After 24+ hours of travel, Tom and I landed in Ho Chi Minh City and immediately encountered our first challenge of the trip: finding our way to our Airbnb for the week. The initial plan was to take Uber for easy pickup and dropoff. That, of course, would have been too simple. Although I had read Uber would be accessible, the article was either outdated or misinformed, as we were greeted with a big “service unavailable” notice when logging into the app.
There were of course other options for getting into the city (including the local bus and taxi services), but being tired and overheating in the extreme humidity made the idea of negotiating rates or a transit system overwhelming. Deciding to regroup for crafting a plan B, we did what many Seattleites would do in a sleep deprived pinch and headed to a coffee shop for a jolt of caffeine. It just so happened that the nearest cafe was Starbucks, and I must admit, seeing that emerald mermaid was glorious in our time of need.
After downing a tea and hopping on the WIFI we decided to give Grab a try. It’s essentially the Southeast Asian equivalent to Uber and exactly the type of solution we were hoping for. Unique from Uber though is the ability to pay with cash upon arrival to your final destination, which was perfect considering we weren’t allowed to link a foreign credit card to their system. As we’ve experienced in other countries, there’s often a plethora of drivers waiting near the terminal to whisk people away, so booking transport only took a few minutes once we put in our request. Soon after we were packed up and heading to our new home.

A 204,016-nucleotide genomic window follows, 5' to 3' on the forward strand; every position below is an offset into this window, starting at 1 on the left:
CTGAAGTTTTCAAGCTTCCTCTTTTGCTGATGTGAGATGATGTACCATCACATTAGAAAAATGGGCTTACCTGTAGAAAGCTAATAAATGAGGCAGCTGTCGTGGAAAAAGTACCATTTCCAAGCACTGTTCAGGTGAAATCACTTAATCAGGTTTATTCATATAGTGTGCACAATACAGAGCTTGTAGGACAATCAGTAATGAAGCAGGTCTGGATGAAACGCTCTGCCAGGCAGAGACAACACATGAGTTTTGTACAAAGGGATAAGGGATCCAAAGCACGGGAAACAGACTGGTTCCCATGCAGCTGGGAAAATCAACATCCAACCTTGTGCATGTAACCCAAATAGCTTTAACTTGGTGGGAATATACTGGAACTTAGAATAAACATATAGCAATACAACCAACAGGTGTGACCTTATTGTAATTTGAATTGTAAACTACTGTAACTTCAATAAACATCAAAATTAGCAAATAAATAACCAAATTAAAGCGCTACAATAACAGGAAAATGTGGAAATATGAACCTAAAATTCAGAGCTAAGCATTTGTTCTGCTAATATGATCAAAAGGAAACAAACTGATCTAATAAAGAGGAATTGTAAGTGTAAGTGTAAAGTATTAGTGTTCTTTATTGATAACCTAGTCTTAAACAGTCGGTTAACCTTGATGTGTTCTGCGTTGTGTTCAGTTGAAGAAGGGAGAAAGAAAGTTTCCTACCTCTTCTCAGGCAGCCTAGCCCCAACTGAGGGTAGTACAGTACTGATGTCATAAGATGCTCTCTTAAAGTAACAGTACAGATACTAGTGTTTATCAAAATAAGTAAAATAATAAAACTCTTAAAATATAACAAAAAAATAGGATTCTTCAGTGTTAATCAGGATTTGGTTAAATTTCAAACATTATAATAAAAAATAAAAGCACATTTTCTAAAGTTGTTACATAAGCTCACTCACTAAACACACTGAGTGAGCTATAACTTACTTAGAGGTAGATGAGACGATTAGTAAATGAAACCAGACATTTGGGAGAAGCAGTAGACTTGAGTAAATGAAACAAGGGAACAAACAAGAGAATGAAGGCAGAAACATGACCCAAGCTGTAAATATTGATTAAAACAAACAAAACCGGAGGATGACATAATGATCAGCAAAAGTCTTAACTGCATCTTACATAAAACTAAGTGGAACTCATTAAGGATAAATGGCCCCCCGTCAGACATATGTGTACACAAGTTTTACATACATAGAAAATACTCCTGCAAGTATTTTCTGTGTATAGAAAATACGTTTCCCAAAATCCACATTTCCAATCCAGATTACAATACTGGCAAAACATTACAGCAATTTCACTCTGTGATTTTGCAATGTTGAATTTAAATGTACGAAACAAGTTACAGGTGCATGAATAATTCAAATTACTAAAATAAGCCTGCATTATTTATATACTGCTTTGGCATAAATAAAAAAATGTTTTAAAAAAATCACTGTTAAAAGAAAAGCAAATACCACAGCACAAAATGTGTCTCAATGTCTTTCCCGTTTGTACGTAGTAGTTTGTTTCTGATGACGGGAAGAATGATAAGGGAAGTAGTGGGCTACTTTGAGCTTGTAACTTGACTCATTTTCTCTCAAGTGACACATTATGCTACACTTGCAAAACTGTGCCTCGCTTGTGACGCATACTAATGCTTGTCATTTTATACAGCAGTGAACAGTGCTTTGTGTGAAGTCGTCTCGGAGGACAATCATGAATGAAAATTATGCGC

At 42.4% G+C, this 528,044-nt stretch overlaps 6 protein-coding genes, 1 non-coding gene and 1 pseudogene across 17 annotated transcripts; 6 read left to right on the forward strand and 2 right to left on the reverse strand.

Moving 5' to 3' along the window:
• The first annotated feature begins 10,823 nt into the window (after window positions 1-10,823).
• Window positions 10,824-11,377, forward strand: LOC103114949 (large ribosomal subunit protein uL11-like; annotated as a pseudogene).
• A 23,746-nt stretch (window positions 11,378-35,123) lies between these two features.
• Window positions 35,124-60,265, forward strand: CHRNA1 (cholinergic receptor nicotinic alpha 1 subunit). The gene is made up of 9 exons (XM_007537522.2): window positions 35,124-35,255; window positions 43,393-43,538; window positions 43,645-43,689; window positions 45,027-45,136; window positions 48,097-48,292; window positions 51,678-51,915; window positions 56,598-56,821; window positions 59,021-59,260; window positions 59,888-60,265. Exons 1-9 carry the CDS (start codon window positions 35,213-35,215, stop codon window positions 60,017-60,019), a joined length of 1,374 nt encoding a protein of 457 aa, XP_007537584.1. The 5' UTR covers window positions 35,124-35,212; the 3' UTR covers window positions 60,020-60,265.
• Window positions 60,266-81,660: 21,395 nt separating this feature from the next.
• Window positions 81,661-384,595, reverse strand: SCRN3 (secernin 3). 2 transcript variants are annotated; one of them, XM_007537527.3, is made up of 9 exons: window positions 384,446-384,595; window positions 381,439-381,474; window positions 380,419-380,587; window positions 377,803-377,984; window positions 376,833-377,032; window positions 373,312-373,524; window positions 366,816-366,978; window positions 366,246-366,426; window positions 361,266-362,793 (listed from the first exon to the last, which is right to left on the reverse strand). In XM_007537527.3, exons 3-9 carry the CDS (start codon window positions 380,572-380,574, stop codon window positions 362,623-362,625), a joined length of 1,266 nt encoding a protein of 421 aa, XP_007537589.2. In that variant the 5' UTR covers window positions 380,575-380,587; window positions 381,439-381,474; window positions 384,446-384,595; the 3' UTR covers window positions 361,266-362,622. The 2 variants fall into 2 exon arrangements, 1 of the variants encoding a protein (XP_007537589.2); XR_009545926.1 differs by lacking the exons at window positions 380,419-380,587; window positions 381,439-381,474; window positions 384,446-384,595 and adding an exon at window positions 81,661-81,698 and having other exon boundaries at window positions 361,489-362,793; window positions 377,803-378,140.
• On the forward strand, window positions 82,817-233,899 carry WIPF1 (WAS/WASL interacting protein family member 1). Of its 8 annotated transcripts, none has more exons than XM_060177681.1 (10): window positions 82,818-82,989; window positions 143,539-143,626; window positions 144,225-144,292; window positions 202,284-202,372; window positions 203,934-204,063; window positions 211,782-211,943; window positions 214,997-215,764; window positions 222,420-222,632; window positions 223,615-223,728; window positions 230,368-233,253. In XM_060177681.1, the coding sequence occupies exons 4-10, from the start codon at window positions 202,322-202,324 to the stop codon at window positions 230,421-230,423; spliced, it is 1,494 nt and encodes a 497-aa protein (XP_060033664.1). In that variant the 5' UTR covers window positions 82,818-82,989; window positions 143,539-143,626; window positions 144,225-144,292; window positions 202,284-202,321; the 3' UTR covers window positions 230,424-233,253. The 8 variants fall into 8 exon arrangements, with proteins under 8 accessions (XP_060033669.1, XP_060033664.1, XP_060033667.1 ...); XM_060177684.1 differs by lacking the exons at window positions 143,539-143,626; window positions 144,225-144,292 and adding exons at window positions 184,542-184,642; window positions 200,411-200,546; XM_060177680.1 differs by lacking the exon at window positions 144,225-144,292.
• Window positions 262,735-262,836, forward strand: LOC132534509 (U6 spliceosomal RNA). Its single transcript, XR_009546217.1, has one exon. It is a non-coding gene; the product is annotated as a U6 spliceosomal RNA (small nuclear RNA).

From the backseat we watched as the city unfolded around us, getting a glimpse for what we had in store. I found the sights similar yet foreign at the same time; on one hand you have a large city, which I’d liken to Hong Kong or New York, but without as many high rises. It was a bit grimy, but hey, what large city isn’t? The biggest shocker I’d say was the abundance of English. While I knew of America’s influence in Vietnam, I didn’t anticipate the lasting impact it would have, with almost every store sign having some English in the name. Although the prevalence was lessened by staying outside of the main tourist hub, it’s still there as a testament to how much tourism has helped shaped this society since the war. However, even with the prevalence of English, we would soon learn that communicating and getting around still required finesse.